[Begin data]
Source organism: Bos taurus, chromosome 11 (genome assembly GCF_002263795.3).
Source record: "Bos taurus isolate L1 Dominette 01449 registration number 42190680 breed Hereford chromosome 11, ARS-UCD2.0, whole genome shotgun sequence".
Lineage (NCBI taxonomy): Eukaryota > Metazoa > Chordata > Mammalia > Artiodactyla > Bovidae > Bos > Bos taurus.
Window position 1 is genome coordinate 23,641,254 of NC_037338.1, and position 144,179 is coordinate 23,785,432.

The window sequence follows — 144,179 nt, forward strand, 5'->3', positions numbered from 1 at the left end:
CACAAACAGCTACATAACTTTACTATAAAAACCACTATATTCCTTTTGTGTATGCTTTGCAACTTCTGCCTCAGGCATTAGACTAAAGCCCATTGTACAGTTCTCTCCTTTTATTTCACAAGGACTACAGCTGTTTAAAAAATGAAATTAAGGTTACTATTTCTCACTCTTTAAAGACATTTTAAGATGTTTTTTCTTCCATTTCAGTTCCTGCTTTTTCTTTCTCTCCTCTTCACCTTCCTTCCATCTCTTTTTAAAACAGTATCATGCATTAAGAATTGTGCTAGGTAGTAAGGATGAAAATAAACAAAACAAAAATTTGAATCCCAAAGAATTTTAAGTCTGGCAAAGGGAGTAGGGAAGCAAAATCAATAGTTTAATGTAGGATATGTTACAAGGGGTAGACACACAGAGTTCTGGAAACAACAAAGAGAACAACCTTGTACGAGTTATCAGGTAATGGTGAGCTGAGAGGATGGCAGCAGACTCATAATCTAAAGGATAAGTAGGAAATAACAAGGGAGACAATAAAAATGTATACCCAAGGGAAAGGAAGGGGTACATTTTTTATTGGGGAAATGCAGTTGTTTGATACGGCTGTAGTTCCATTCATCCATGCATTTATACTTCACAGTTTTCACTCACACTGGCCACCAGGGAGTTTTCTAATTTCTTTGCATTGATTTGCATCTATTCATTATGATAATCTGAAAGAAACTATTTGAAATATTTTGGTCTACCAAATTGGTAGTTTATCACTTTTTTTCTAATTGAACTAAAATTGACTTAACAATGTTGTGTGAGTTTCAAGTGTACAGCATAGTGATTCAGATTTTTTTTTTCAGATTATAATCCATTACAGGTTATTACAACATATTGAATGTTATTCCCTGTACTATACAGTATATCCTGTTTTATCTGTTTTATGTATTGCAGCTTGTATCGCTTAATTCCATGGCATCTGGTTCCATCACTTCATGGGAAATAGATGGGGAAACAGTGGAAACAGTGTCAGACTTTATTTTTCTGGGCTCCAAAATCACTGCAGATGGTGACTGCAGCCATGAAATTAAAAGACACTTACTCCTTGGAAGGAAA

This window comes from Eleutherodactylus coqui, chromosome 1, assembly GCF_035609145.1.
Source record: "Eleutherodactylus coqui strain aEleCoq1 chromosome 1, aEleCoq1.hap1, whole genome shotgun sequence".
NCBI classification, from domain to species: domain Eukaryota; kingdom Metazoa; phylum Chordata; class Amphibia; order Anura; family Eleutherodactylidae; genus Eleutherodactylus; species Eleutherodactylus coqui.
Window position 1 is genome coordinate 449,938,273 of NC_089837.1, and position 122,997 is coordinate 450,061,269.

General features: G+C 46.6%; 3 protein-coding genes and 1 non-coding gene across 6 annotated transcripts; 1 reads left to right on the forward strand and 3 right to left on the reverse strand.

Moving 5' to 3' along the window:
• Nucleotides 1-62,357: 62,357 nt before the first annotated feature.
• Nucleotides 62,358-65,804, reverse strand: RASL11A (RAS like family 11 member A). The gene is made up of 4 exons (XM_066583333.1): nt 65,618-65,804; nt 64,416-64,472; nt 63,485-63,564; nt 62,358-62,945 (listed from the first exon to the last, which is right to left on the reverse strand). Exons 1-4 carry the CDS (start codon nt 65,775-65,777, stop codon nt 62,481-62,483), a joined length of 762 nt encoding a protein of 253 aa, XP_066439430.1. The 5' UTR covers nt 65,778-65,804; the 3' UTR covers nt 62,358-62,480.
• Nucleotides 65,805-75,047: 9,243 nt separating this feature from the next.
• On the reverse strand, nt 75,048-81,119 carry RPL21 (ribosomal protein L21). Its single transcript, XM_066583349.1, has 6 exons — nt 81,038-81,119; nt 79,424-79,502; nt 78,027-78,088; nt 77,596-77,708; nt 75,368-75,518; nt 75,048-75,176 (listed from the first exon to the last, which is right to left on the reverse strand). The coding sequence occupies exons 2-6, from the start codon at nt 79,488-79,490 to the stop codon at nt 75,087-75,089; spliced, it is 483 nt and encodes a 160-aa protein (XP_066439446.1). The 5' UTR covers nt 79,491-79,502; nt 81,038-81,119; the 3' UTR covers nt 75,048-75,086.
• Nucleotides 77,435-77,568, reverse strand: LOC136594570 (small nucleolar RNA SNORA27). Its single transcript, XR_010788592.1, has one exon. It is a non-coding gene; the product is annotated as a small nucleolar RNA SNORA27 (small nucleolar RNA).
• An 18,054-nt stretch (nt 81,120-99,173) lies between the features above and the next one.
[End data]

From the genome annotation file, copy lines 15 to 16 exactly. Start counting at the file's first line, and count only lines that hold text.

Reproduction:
• Nucleotides 65,805-75,047: 9,243 nt separating this feature from the next.
• On the reverse strand, nt 75,048-81,119 carry RPL21 (ribosomal protein L21). Its single transcript, XM_066583349.1, has 6 exons — nt 81,038-81,119; nt 79,424-79,502; nt 78,027-78,088; nt 77,596-77,708; nt 75,368-75,518; nt 75,048-75,176 (listed from the first exon to the last, which is right to left on the reverse strand). The coding sequence occupies exons 2-6, from the start codon at nt 79,488-79,490 to the stop codon at nt 75,087-75,089; spliced, it is 483 nt and encodes a 160-aa protein (XP_066439446.1). The 5' UTR covers nt 79,491-79,502; nt 81,038-81,119; the 3' UTR covers nt 75,048-75,086.